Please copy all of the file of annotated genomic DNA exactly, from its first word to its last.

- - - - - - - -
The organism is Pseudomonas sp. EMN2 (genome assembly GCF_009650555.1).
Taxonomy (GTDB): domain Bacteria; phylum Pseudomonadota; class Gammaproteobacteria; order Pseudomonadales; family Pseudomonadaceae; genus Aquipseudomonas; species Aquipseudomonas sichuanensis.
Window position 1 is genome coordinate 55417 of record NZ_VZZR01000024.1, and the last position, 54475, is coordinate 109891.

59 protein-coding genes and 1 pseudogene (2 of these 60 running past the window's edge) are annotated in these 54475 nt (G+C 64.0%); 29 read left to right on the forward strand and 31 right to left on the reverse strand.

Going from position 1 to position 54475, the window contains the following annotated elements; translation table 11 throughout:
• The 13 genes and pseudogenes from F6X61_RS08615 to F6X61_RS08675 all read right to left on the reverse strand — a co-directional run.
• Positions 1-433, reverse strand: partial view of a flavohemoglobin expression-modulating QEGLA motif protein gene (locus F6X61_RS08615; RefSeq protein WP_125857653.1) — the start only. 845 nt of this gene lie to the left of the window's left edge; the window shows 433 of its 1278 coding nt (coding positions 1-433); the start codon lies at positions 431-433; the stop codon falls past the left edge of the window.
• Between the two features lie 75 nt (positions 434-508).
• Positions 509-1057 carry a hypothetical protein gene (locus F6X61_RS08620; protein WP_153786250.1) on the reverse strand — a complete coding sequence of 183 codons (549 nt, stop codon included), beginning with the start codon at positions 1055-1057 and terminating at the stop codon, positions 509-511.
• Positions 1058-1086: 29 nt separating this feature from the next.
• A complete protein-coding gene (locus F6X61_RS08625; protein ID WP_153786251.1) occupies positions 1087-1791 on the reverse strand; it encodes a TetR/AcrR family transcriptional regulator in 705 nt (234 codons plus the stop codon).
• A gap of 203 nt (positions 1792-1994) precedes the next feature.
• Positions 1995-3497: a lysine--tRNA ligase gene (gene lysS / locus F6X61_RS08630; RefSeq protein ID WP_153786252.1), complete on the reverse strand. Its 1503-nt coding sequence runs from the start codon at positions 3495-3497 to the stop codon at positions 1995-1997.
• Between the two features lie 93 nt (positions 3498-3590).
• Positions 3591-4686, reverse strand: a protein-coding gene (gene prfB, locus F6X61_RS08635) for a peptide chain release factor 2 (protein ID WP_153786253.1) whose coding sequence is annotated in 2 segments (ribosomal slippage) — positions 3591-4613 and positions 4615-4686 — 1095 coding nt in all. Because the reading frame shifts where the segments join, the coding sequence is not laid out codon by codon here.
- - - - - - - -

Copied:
The organism is Pseudomonas sp. EMN2 (genome assembly GCF_009650555.1).
Taxonomy (GTDB): domain Bacteria; phylum Pseudomonadota; class Gammaproteobacteria; order Pseudomonadales; family Pseudomonadaceae; genus Aquipseudomonas; species Aquipseudomonas sichuanensis.
Window position 1 is genome coordinate 55417 of record NZ_VZZR01000024.1, and the last position, 54475, is coordinate 109891.

59 protein-coding genes and 1 pseudogene (2 of these 60 running past the window's edge) are annotated in these 54475 nt (G+C 64.0%); 29 read left to right on the forward strand and 31 right to left on the reverse strand.

Going from position 1 to position 54475, the window contains the following annotated elements; translation table 11 throughout:
• The 13 genes and pseudogenes from F6X61_RS08615 to F6X61_RS08675 all read right to left on the reverse strand — a co-directional run.
• Positions 1-433, reverse strand: partial view of a flavohemoglobin expression-modulating QEGLA motif protein gene (locus F6X61_RS08615; RefSeq protein WP_125857653.1) — the start only. 845 nt of this gene lie to the left of the window's left edge; the window shows 433 of its 1278 coding nt (coding positions 1-433); the start codon lies at positions 431-433; the stop codon falls past the left edge of the window.
• Between the two features lie 75 nt (positions 434-508).
• Positions 509-1057 carry a hypothetical protein gene (locus F6X61_RS08620; protein WP_153786250.1) on the reverse strand — a complete coding sequence of 183 codons (549 nt, stop codon included), beginning with the start codon at positions 1055-1057 and terminating at the stop codon, positions 509-511.
• Positions 1058-1086: 29 nt separating this feature from the next.
• A complete protein-coding gene (locus F6X61_RS08625; protein ID WP_153786251.1) occupies positions 1087-1791 on the reverse strand; it encodes a TetR/AcrR family transcriptional regulator in 705 nt (234 codons plus the stop codon).
• A gap of 203 nt (positions 1792-1994) precedes the next feature.
• Positions 1995-3497: a lysine--tRNA ligase gene (gene lysS / locus F6X61_RS08630; RefSeq protein ID WP_153786252.1), complete on the reverse strand. Its 1503-nt coding sequence runs from the start codon at positions 3495-3497 to the stop codon at positions 1995-1997.
• Between the two features lie 93 nt (positions 3498-3590).
• Positions 3591-4686, reverse strand: a protein-coding gene (gene prfB, locus F6X61_RS08635) for a peptide chain release factor 2 (protein ID WP_153786253.1) whose coding sequence is annotated in 2 segments (ribosomal slippage) — positions 3591-4613 and positions 4615-4686 — 1095 coding nt in all. Because the reading frame shifts where the segments join, the coding sequence is not laid out codon by codon here.